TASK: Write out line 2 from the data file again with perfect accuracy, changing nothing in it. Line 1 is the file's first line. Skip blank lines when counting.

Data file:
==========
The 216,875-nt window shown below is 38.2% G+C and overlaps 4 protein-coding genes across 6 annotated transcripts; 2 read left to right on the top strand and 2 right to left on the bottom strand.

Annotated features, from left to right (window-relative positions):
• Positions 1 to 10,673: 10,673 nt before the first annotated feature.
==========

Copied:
Annotated features, from left to right (window-relative positions):